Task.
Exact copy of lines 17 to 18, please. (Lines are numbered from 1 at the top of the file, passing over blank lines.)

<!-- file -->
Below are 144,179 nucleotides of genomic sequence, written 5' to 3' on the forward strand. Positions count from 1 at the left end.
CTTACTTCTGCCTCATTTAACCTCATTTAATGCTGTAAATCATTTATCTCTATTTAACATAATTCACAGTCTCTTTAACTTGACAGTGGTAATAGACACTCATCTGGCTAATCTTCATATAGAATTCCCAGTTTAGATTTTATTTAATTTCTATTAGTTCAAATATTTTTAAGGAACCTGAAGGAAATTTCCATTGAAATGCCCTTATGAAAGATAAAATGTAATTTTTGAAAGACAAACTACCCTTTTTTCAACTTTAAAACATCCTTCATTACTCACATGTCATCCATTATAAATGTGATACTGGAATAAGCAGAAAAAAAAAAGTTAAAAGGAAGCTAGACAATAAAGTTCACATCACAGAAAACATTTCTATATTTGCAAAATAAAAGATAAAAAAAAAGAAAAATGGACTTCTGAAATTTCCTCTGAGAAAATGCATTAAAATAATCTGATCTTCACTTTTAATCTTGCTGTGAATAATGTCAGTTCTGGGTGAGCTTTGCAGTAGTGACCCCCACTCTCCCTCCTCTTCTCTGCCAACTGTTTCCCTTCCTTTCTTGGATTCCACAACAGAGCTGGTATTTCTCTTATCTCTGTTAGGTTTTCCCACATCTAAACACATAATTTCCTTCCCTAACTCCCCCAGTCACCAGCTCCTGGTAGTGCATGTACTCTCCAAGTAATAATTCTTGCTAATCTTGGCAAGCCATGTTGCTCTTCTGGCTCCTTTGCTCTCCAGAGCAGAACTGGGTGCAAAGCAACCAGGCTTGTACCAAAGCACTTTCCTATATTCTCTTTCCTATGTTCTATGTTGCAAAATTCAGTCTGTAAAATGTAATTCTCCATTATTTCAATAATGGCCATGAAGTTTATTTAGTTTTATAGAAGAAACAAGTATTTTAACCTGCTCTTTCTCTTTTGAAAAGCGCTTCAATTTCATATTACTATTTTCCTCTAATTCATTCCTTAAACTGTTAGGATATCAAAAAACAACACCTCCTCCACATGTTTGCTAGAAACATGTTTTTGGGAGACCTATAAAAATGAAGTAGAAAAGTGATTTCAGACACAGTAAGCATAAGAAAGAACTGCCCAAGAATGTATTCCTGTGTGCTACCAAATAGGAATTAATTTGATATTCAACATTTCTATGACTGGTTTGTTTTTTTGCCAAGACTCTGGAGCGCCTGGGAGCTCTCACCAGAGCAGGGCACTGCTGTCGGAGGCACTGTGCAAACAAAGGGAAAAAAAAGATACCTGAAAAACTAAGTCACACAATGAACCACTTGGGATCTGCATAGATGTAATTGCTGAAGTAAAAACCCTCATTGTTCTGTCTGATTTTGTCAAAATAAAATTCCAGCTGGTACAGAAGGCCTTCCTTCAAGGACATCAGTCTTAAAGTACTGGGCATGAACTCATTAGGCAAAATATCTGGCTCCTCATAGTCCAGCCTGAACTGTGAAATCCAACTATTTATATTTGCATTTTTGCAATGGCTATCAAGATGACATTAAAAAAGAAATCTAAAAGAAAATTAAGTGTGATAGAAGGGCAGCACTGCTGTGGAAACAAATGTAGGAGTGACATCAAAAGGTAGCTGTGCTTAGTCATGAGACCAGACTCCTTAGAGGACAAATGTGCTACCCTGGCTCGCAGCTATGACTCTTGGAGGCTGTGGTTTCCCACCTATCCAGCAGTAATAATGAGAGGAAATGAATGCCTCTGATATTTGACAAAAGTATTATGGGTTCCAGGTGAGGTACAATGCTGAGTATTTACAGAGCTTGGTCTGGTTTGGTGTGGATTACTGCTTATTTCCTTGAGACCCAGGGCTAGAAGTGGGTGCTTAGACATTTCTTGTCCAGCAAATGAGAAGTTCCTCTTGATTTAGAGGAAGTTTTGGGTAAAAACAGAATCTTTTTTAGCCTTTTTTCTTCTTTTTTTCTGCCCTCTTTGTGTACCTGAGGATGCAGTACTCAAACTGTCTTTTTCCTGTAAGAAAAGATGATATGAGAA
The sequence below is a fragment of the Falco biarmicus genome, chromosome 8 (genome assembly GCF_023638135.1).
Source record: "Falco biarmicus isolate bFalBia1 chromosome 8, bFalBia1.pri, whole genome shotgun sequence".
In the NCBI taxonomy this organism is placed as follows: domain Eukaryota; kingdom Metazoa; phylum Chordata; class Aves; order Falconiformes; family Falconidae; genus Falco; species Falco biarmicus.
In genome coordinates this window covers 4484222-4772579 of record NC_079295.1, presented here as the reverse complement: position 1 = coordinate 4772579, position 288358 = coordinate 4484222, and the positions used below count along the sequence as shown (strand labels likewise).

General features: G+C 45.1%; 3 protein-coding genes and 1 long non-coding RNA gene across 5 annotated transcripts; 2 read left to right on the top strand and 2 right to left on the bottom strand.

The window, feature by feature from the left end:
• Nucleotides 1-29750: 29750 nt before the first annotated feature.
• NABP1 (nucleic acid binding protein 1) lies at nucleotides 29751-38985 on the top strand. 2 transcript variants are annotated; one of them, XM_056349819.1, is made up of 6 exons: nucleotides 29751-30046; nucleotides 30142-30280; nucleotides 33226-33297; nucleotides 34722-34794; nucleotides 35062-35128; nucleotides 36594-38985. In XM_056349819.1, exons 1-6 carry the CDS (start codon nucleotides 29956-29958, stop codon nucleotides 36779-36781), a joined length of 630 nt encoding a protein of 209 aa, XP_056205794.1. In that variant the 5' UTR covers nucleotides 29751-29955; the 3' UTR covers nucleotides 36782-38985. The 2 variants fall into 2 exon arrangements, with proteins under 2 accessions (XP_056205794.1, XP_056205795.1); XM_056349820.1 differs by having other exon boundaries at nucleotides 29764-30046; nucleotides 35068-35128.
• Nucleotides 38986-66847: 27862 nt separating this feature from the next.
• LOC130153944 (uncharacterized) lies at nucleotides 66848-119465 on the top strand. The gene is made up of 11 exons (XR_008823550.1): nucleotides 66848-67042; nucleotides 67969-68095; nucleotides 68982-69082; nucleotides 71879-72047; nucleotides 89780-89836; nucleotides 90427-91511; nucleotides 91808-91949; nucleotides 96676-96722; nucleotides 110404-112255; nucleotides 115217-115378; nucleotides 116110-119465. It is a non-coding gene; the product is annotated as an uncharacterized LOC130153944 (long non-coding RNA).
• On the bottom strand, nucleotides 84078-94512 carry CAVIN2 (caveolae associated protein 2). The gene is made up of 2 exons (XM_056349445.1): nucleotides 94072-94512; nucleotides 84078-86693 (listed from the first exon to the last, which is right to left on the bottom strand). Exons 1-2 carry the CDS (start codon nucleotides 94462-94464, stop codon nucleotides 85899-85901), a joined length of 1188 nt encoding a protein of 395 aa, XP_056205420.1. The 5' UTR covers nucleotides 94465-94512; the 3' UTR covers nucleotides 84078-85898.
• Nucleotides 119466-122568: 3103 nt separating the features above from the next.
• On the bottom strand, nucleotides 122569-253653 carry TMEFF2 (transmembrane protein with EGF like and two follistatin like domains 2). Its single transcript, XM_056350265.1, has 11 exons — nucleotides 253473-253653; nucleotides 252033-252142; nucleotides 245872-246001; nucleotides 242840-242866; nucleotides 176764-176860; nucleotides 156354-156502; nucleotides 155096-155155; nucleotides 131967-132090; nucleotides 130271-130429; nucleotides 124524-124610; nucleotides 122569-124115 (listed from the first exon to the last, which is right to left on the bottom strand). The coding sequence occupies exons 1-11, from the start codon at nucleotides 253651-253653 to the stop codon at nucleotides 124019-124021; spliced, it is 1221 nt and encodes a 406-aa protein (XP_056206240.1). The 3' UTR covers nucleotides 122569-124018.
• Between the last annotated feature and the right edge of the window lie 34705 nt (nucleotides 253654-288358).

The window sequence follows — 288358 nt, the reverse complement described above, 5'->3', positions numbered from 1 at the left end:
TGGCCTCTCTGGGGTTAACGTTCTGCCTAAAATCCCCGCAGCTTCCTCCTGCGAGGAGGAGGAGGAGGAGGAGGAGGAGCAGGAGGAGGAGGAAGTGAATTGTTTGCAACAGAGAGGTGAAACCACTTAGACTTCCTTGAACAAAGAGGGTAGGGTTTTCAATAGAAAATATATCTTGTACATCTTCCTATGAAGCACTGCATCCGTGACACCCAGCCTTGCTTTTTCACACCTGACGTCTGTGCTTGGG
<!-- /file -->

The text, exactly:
The window sequence follows — 288358 nt, the reverse complement described above, 5'->3', positions numbered from 1 at the left end:
TGGCCTCTCTGGGGTTAACGTTCTGCCTAAAATCCCCGCAGCTTCCTCCTGCGAGGAGGAGGAGGAGGAGGAGGAGGAGCAGGAGGAGGAGGAAGTGAATTGTTTGCAACAGAGAGGTGAAACCACTTAGACTTCCTTGAACAAAGAGGGTAGGGTTTTCAATAGAAAATATATCTTGTACATCTTCCTATGAAGCACTGCATCCGTGACACCCAGCCTTGCTTTTTCACACCTGACGTCTGTGCTTGGG